Evelyn Pentikis applauds OpDoc filmmaker Casey Neistat for his entertaining short films that attempt to make the world a little better.
It’s the middle of the afternoon and you’re walking down a street in Manhattan, doesn’t matter where, could be the Upper East or Soho, and you see a guy—could be black, could be white—trying to steal a bike. What would you do? Try to stop him? Call the police? Or ignore him? This is exactly what filmmaker Casey Neistat tried to determine in his New York Times OpDoc, “Bike Thief.”
The result wasn’t that surprising – no one stopped him or his black friend from stealing the bike. No guy, no girl, no one. In fact, only a handful of onlookers even bothered to look in his direction. Neistat found that several cops finally intervened when he brought out a very loud power tool in a crowded Union Square. The point being, he had to be obnoxious in his stealing technique to garner attention.
It’s no surprise that bike thefts are common in big cities, or that finding statistics on the actual number of thefts is difficult. (In a 2007 survey, NYC ranked third in stolen bikes, behind Philadelphia and Chicago). But really, who cares about that? What we really care about is what makes people ignore a crime in action.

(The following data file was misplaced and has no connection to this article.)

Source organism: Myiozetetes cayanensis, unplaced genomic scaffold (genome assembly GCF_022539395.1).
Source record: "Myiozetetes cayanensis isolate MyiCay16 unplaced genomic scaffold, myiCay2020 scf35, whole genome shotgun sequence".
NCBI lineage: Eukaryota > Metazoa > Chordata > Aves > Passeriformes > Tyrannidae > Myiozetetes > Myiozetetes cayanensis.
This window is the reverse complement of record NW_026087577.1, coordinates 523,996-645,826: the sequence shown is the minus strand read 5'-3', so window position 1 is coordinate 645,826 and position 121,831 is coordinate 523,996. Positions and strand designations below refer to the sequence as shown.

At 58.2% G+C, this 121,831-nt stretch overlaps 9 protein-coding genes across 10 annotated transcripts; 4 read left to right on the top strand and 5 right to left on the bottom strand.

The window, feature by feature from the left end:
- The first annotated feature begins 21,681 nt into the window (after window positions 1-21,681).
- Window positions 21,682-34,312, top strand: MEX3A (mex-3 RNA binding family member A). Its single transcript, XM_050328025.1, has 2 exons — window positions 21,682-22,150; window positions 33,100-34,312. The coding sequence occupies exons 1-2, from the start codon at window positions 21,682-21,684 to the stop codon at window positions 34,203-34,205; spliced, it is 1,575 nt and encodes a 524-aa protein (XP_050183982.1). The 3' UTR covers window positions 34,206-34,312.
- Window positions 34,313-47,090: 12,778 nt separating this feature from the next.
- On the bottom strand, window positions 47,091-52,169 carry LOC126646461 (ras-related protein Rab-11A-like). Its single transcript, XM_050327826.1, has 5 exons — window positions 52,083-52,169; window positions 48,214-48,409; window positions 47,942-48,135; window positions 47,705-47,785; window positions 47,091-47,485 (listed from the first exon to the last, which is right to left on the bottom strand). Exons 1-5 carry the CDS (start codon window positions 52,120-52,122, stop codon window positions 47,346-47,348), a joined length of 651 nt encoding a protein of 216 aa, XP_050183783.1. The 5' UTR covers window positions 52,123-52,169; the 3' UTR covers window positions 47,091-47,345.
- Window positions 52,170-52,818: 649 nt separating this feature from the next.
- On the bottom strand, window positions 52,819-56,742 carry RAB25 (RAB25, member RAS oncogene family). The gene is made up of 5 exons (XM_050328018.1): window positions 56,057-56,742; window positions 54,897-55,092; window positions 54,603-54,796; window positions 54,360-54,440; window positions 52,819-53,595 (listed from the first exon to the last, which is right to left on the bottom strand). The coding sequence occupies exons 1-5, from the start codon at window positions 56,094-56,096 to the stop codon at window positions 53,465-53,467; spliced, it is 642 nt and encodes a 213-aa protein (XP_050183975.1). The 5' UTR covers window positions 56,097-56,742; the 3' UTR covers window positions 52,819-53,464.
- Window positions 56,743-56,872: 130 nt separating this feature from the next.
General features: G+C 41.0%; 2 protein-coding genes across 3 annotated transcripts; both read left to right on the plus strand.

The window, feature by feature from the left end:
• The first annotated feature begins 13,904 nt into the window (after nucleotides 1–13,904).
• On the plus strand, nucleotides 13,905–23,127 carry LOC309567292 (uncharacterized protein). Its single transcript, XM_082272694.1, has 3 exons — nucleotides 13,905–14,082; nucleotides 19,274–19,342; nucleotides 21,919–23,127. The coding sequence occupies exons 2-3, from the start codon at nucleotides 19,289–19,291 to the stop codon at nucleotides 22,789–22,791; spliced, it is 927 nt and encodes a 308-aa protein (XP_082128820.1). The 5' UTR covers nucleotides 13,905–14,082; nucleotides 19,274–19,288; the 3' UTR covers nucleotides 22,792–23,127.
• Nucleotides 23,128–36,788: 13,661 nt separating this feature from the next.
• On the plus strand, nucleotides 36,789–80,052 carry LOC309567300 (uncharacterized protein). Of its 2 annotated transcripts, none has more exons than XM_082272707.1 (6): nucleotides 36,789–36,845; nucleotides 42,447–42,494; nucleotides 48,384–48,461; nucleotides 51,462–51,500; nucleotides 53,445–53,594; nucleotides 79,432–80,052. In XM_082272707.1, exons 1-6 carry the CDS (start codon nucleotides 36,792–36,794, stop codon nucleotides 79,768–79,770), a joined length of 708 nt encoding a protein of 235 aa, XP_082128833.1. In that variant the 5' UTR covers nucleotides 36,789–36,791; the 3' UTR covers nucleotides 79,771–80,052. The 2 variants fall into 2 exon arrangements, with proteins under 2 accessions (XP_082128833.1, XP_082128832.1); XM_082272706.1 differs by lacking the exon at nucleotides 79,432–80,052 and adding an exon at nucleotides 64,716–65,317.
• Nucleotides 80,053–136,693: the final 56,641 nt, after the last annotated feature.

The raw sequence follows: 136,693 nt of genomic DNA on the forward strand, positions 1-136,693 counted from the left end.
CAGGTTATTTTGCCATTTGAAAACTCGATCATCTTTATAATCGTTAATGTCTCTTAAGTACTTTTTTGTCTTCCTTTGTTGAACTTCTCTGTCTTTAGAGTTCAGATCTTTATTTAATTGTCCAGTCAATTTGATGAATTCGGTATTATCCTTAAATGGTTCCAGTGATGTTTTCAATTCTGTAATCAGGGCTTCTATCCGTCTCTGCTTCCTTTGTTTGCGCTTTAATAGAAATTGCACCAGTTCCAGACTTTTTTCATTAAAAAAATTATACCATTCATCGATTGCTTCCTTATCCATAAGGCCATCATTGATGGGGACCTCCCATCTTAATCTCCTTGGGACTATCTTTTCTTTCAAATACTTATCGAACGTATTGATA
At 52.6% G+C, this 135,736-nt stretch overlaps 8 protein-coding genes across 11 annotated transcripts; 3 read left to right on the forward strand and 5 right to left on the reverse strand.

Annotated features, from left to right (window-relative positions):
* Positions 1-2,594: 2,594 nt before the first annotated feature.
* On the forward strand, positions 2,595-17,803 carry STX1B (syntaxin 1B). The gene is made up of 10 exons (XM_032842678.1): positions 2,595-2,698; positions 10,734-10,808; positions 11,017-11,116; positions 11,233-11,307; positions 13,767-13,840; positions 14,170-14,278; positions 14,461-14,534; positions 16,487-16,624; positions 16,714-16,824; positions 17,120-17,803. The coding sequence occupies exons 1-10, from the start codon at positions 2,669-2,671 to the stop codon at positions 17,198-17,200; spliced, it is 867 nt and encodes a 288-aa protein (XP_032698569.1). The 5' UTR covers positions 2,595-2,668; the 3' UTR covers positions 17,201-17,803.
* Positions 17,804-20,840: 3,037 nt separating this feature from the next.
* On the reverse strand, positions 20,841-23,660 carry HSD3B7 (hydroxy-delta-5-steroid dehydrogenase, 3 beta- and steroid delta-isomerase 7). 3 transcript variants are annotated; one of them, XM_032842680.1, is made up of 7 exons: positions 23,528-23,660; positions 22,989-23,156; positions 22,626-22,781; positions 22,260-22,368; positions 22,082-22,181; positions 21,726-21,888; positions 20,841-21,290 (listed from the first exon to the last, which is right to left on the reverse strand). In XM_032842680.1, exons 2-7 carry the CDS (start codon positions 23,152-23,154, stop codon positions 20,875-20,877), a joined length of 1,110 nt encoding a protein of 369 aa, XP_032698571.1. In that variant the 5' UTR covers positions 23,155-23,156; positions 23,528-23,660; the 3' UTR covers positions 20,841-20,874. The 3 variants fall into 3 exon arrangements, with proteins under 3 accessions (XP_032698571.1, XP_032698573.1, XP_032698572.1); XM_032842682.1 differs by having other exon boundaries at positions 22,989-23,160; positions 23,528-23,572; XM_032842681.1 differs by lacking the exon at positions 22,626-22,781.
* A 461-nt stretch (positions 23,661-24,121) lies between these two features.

It’s good to know that it’s not illegal to ignore a bike theft in progress—that there is no ‘law’ that creates a duty for someone to report a crime. New York does have a Good Samaritan Law, which protects a person from any liability that arises from helping someone in need, but it only applies to medical assistance (Pub. Health Law §3000-a). It doesn’t impose a morality clause on citizens—report/stop a crime or you could be fined. This kind of law would probably never be passed anyhow. What do you think? Can you legislate morality?
I do wonder why Neistat stopped short in this video from asking people who walked on by why they ignored the bike thefts. Is it because everyone knows that anyone crazy enough to steal a bike in broad daylight is just asking for a confrontation so he can prove his outlaw status and no one wants to take something that threatens their personal safety? Or is it because people just don’t want to ‘get involved’? That to me, would be spark an interesting debate.
Kudos to Neistat, however, for making these short Opdoc films that bring awareness to bike thefts and a string of other overlooked social issues like texting while walking, where he made a fun little film teaching text-etiquette.
Interestingly, the Neistat brothers gained international fame with their 2003 film Ipod’s Dirty Secret about ipod battery life, which resulted in a change in Apple’s battery policy three days after the film’s release. I’m not sure he’ll gain that same kind of notoriety taking on bicycle issues in NYC but he’s certainly making an effort to incite social change in daily life. And that is more than I can say for most citizens.
What do you think? Can a short film really make social change?
Watch iPod’s Dirty Secret:
Watch Bike Theif:
Watch Texting While Walking: